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lynnejanet
Happy Holly Days


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quote:
Originally posted by Publius:
Conditions in Iraq being what they are, the trade in Iraqi dinars is a wonderful piece of foreign exchange nostalgia. There's no fancy electronic transfers or anything like that. Retailers get their Iraqi dinars by knowing someone (who knows someone, who knows someone...) who has a contact in Iraq. That contact smuggles Iraqi dinars out of the country in suitcases as cold, hard cash, and passes the physical bills on down the supply chain with all the risk and markup that this implies. That's a lot of markup....

Since banks won't exchange your Iraqi dinars for real money, the idea is that you simply put the physical bills away in a vault somewhere until, one day far off in a magical future when Iraq is a shining paradise that has reached the Second Stage of Democracy, your bank decides to start exchanging your Iraqi dinars for hard currency at some rate more favorable than the outrageous price at which you bought your dinars in the first place. Right.

I understand what you are saying about the pyramid scheme, but banks do deal in Iraqi dinar. My brother bought his at his bank. He had to wait a couple of days for them to come in, but they didn't give him a hard time about it, or treat it as an unusual request.

I will caution him, though, not to get up in any private sales of dinar.

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lynne"insert appropriate punny phrase here"janet

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Publius
Happy Holly Days


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quote:
Originally posted by lynnejanet:
quote:
Originally posted by Publius:
Conditions in Iraq being what they are, the trade in Iraqi dinars is a wonderful piece of foreign exchange nostalgia. There's no fancy electronic transfers or anything like that. Retailers get their Iraqi dinars by knowing someone (who knows someone, who knows someone...) who has a contact in Iraq. That contact smuggles Iraqi dinars out of the country in suitcases as cold, hard cash, and passes the physical bills on down the supply chain with all the risk and markup that this implies. That's a lot of markup....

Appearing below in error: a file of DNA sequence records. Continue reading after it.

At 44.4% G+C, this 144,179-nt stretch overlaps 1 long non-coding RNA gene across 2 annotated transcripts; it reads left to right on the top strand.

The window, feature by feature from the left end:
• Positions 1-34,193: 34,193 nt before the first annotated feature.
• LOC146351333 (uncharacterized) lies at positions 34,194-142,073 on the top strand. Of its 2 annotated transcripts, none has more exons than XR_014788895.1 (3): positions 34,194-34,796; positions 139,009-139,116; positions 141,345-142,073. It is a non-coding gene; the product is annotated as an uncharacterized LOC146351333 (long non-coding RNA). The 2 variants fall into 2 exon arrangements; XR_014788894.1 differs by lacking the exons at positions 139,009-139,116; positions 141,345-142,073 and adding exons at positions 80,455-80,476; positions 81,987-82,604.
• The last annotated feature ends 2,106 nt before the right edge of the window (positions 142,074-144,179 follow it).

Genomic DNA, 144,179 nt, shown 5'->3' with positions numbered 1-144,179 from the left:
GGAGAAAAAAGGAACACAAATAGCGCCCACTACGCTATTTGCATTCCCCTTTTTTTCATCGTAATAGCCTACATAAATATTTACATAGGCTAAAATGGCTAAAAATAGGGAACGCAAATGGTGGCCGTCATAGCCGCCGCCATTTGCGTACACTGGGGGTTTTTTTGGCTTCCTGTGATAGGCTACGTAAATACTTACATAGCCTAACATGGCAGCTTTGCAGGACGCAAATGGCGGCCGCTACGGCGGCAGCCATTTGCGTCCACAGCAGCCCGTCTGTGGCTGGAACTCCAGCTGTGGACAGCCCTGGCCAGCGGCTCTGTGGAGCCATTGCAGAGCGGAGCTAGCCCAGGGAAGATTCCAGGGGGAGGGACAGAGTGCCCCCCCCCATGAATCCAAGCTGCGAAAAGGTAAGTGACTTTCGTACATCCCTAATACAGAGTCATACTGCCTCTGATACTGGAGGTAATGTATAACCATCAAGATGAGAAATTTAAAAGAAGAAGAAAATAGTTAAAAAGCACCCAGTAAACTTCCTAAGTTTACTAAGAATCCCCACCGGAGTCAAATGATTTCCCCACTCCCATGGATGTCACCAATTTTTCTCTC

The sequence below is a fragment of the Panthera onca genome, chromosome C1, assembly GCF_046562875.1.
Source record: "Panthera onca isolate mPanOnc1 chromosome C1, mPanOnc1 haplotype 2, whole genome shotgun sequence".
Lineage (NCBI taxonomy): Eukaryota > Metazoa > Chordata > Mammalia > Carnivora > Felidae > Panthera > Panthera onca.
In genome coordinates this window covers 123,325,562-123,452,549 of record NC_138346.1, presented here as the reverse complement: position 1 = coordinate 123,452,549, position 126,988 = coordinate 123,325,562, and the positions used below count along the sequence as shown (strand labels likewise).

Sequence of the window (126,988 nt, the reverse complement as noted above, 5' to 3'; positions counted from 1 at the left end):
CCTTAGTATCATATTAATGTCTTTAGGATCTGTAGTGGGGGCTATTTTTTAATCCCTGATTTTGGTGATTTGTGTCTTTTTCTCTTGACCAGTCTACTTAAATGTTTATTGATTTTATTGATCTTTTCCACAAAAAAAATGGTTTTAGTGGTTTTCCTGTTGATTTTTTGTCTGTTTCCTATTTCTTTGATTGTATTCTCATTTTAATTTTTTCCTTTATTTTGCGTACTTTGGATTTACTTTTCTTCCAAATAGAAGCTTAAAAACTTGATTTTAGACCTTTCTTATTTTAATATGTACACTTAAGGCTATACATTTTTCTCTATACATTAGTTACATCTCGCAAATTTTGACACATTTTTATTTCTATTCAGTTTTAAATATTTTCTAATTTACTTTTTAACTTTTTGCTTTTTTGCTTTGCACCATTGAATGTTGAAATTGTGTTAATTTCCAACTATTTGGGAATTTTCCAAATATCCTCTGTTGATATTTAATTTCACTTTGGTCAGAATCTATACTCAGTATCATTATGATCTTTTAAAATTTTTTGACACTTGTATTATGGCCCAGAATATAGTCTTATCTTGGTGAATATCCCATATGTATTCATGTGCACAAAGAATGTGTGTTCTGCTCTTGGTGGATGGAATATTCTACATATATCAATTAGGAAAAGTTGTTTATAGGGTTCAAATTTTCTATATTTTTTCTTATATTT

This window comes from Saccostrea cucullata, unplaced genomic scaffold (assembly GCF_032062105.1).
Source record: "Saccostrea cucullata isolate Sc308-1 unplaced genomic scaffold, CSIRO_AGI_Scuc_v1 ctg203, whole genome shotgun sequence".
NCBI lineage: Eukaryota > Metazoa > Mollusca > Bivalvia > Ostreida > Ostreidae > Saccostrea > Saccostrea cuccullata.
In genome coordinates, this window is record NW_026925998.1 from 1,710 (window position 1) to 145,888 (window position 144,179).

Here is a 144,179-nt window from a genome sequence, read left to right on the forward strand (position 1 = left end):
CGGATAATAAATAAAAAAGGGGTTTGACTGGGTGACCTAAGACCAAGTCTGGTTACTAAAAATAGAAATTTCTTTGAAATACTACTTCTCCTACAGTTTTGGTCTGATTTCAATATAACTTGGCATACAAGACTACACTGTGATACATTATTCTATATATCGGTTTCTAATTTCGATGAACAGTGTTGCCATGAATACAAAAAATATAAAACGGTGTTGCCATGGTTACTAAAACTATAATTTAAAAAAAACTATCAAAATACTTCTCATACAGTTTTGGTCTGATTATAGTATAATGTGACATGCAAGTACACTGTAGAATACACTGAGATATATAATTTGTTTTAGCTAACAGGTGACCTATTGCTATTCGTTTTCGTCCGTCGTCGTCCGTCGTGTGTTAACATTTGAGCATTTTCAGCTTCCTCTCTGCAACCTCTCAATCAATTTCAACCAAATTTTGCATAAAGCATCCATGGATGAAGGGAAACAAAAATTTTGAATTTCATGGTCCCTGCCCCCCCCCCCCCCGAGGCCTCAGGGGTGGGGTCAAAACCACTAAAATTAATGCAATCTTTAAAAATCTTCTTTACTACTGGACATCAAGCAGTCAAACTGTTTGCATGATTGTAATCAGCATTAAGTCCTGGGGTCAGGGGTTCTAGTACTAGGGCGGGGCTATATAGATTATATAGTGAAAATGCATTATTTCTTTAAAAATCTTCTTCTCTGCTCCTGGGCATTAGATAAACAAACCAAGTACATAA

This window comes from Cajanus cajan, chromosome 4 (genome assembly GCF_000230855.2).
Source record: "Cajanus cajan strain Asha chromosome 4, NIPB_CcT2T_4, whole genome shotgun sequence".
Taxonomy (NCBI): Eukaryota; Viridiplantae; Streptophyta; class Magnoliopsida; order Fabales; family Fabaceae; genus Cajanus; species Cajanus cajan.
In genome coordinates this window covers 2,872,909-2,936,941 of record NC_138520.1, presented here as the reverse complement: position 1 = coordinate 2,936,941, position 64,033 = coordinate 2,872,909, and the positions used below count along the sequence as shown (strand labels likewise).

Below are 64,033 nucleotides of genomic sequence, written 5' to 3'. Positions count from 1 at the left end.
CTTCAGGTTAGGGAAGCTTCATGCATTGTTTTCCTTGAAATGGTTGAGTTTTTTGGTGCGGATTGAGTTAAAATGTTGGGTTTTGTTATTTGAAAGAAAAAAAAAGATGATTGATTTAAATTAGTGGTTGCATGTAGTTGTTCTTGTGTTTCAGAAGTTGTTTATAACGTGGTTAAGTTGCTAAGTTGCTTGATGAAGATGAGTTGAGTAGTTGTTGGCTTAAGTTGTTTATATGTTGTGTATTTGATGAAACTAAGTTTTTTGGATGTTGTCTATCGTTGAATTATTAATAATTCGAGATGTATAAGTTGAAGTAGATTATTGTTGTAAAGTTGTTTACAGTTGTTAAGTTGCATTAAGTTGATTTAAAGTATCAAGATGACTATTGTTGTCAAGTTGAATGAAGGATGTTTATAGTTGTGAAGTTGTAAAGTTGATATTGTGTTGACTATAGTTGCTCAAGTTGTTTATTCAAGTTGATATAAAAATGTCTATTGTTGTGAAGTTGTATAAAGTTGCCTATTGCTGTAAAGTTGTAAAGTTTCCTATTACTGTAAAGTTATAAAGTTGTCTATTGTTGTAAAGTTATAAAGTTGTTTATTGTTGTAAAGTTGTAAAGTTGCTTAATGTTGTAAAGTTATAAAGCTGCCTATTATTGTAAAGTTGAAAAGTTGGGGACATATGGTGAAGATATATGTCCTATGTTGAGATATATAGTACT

Since banks won't exchange your Iraqi dinars for real money, the idea is that you simply put the physical bills away in a vault somewhere until, one day far off in a magical future when Iraq is a shining paradise that has reached the Second Stage of Democracy, your bank decides to start exchanging your Iraqi dinars for hard currency at some rate more favorable than the outrageous price at which you bought your dinars in the first place. Right.

I understand what you are saying about the pyramid scheme, but banks do deal in Iraqi dinar. My brother bought his at his bank. He had to wait a couple of days for them to come in, but they didn't give him a hard time about it, or treat it as an unusual request.

I will caution him, though, not to get up in any private sales of dinar.

Do you mind if I ask what bank? I actually have some I need to get rid of.
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lynnejanet
Happy Holly Days


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I think he went to his regular branch, which would be a TD Canada Trust. I don't think you would have one in California [Smile] I can ask him if you like.

Are you really saying that chartered banks in the US do not deal in Iraqui dinar? I can understand that small branches in small cities may not be bothered, but I would be surprised if a major bank in a large city would refuse to honour it. From what I understand, it is an official currency. I suppose there is no legal obligation for any bank to honour foreign currency, though. I can understand that some banks may consider it to risky.

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lynne"insert appropriate punny phrase here"janet

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Publius
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quote:
Originally posted by lynnejanet:
I think he went to his regular branch, which would be a TD Canada Trust. I don't think you would have one in California [Smile] I can ask him if you like.